Holiday and Celebration Bread in Five Minutes – I adore this cookbook. I haven’t bough it yet, but when I borrowed it and made some recipes over the holidays, I felt as legit as Mary Berry. Of course, you can’t really make these breads in five minutes–can you do anything in the kitchen in five minutes?– but you can make a big batch of basic types of dough in say, twenty-thirty minutes. The idea is to have dough in the fridge, ready to go, and then at baking time, you pull off a chunk of dough for a specific recipe and have that bread ready pretty quickly. I did two of the recipes and can’t wait to do more! Swedish Tea Ring, anyone? Putting this one on my birthday list in June may look a little strange based on the “holiday” title…but I’m doing it. Five stars, even if it does have “5 minutes” in the title. [I take issue with any cookbook with “minutes” in the title. 30 minute meals? A myth. Every dinner takes me an hour. From the minute I turn the light on in the kitchen to dinner on the table, it’s always an hour, even when it’s just leftovers. I can’t explain it. I guess I could blame the four kids interrupting…]

Magnolia Table – This is the cookbook I wish had been out when I was a newlywed. I didn’t know how to make so many home-cooked favorites that my husband enjoyed, and the Joy of Cooking and Southern Living cookbooks I got for wedding presents assumed I already knew a lot. This cookbook has pictures and instructions on even certain brands to buy, and everything I’ve made has turned out beautifully. If you’re assuming it’s all fried chicken and biscuits, there are more than just Southern cooking recipes included, as Joanna Gaines has Korean, Tex-Mex, and other influences in her culinary tastes. Still, you’re not going to stay svelte eating out of this book for long (how does she do it??). The dessert section is enormous. But once a week or so, an entree or treat out of this collection will thrill your family (and yourself). After getting this cookbook from the library, I bought it as fast as you can say “fluffy pancakes,” and I’m using it several times a week. Five stars from me and everyone else in my household.

Healthyish – I checked this one out from the library in the fall and then put it on my Christmas list and lucky me, got it! It includes a lot of recipes that only require a few ingredients, similar to Real Simple Magazine recipes. I like that the recipes are doable and nourishing, without swinging all the way into “eat this, not that” rules. My only downside is my family hasn’t loved the recipes I’ve made out of it as much as I have. Four stars.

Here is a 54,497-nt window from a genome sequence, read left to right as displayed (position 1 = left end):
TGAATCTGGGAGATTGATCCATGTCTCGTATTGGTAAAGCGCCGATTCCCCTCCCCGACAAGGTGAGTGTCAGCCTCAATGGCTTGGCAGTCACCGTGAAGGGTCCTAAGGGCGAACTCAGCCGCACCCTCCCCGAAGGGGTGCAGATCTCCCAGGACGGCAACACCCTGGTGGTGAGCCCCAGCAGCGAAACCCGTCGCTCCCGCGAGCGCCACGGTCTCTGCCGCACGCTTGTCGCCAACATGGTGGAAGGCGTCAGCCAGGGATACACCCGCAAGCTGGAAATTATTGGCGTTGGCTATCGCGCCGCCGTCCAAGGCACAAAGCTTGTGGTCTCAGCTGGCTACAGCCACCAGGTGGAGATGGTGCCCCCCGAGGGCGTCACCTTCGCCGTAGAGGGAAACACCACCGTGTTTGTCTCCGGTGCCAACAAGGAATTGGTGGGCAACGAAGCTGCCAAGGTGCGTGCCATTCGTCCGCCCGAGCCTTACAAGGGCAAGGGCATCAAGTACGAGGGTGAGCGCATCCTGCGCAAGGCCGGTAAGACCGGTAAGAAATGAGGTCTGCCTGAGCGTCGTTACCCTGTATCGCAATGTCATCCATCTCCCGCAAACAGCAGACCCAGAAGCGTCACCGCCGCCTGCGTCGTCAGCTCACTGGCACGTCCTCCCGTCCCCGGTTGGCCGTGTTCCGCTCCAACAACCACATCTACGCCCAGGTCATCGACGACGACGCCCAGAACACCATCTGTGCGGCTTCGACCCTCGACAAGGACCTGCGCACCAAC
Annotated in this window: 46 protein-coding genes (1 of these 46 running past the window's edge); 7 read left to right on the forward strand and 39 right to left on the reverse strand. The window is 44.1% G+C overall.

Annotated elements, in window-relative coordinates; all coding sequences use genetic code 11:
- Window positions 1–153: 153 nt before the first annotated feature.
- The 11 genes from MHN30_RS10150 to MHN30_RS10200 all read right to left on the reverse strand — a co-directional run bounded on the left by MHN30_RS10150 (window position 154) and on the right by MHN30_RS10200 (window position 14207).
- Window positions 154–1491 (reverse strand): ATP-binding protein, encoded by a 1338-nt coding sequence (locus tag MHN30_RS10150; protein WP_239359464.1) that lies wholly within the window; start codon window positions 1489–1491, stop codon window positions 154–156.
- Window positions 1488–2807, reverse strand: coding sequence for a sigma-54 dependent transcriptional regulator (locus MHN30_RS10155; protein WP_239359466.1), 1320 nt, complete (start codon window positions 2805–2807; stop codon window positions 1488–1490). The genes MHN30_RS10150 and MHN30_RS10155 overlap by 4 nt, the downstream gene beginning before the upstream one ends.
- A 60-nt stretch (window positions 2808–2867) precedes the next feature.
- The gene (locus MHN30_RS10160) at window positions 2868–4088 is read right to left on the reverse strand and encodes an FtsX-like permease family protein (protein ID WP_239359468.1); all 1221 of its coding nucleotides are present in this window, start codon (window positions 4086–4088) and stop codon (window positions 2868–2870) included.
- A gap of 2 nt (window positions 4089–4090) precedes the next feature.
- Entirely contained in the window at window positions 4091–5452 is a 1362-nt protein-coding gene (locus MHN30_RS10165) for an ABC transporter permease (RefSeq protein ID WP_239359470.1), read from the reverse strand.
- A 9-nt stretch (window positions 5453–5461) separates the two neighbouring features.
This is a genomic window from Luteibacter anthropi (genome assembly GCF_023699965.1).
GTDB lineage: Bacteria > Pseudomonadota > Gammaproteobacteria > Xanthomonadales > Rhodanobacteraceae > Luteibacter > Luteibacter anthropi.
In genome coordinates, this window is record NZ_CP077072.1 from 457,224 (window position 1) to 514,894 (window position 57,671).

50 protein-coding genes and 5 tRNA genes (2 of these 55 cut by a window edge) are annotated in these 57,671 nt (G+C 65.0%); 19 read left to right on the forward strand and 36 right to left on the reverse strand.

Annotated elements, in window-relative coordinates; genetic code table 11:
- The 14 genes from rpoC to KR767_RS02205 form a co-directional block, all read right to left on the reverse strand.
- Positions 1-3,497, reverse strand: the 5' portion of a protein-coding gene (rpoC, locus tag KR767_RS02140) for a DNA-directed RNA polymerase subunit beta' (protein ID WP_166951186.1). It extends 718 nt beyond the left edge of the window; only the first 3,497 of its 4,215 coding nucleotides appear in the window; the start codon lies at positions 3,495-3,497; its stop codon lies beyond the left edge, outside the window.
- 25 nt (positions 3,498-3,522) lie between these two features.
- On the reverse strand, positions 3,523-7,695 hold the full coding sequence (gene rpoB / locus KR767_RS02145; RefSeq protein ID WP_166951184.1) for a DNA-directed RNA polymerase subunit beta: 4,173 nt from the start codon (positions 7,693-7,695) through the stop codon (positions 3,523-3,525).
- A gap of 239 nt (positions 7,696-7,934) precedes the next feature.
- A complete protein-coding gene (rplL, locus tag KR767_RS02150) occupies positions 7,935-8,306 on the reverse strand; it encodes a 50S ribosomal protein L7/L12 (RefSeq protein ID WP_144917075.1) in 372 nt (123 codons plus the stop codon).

Smoothie Project – We eat a lot of smoothies here, but also get in ruts with the combinations and flavors, and that’s why this book has been so great. I appreciate that there are ideas for healthy but optional add-ins (ex: collagen). The best thing about it is my ten-year-old grabbed this off the library stack and ran with it. She made “Nice Cream” and marked a bunch of other recipes to copy for her recipe book. Lesson learned: kids can make smoothie recipes. Game changer! Four stars.

A Homemade Life – Part cookbook, part memoir, and very reminiscent in style to Shauna Niequist’s Bread and Wine. However, I give Bread and Wine 5 stars and this one 2. The writing is descriptive and nostalgic, but these recipes are pretty hard, require ingredients I don’t have on hand, and the memoir selections were not really my cup of tea, either. Sadly, I liked the theme of the book better than the actual book itself. One star.

The Laura Lea Balanced Cookbook – I love reading this cookbook and the recipes look great…but I haven’t tried anything out of it yet. Some of the ingredients are unfamiliar to me (tamari?) and I don’t have things on hand like coconut sugar or tahini. But really, I think I can make good use of it if I take the plunge and buy a few of the staples Laura Lea uses in this book to make familiar recipes in a healthier form. It would be great for anyone trying to go gluten free without completely changing the kind of meals you usually enjoy. No stars yet.